Unscrew three more screws on both sides of the camera. The screws are all the same, so there is no danger of confusion.
The rear panel can now be removed, but is still attached to two ribbon cables.
If you put the rear panel to the left on the other side, you can see the connectors of the ribbon cables:
The two flat ribbon cables can only be pulled off when the narrow black terminal strips have been flipped up. To do this, carefully lever up the strips with your fingernail, coming from the direction of the arrow in the picture. Then pull the ribbon cables to the left.
So the old screen is in the back of the case:
The display unit is snapped into place at three points on the back of the housing. The latches can be released by pressing with a small screwdriver from the outside into the openings (arrows in the picture) (i.e. against the bare metal arms of the screen holder) and at the same time pressing lightly against the screen from the outside of the camera.
On the opposite side, the screen cassette is only hooked in (three arrows in the next picture), there is nothing to do here. If the handles in the picture above are released, the unit can be removed.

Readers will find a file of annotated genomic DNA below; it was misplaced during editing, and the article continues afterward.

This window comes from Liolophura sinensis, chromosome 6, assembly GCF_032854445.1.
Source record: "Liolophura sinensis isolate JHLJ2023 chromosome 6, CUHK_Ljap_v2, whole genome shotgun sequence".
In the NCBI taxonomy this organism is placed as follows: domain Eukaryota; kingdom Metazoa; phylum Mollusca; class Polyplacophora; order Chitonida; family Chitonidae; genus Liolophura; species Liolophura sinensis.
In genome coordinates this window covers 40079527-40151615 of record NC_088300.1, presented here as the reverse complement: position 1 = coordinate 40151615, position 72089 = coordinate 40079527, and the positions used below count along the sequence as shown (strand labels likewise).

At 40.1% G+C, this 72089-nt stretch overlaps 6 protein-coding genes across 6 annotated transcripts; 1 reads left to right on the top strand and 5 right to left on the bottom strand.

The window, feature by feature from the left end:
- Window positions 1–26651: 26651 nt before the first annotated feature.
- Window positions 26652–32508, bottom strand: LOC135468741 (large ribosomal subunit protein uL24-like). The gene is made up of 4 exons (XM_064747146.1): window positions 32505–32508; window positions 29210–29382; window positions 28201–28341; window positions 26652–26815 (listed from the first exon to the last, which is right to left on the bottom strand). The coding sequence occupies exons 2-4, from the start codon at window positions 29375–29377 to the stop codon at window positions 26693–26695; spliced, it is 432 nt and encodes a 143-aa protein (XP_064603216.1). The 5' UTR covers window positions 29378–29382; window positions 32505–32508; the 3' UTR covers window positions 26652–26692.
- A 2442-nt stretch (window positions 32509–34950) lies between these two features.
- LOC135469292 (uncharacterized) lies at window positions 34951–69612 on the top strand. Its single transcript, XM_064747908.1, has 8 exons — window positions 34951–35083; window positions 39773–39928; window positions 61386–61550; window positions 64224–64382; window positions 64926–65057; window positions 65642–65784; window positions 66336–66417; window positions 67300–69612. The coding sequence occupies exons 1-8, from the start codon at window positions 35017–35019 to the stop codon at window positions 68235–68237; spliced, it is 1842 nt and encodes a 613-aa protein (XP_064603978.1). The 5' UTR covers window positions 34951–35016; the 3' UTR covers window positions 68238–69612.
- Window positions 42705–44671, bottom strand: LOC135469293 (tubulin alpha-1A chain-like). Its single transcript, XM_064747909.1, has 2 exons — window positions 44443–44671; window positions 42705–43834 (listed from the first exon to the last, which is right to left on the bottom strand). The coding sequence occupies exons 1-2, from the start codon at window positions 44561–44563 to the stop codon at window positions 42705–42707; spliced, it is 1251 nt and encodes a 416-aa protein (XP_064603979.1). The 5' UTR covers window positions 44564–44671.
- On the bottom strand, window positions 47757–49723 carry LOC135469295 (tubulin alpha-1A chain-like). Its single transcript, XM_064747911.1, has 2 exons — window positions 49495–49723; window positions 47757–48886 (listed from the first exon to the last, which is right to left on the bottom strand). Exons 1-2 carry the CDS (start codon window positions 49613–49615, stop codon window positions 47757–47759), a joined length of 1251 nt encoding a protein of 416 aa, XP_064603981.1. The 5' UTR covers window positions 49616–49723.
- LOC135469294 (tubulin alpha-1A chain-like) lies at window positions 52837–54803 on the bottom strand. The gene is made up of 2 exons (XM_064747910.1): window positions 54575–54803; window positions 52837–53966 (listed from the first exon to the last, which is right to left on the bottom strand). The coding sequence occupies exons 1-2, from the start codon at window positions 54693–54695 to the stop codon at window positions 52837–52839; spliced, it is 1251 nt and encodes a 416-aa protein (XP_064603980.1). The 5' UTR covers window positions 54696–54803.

Next, open the screen cassette. There are four jacks, two of which have to be opened on one side. This requires a bit more force.
The cassette splits into half with the screen and the other half with the screen backlight (with the narrow ribbon cable):
Next, remove the thin, delicate metal frame that attaches the screen to the back of the case. Either use strong fingernails at the points marked with arrows to open the handles or use a fine blade. Be careful, the frame deforms easily.
Now the screen can be separated from the rear wall. In order not to do anything wrong later during assembly, you can mark the three parts at one corner (here with a "1").
If necessary, clean and dedust the window in the back of the housing. For the replacement screen, first remove only the protective film on the black side. Place the thin metal frame on the shiny back of the screen (the green sticker for removing the protective film must be over the frame) and place the screen in the socket on the back of the housing.
Carefully snap the thin metal frame into place without bending the screen: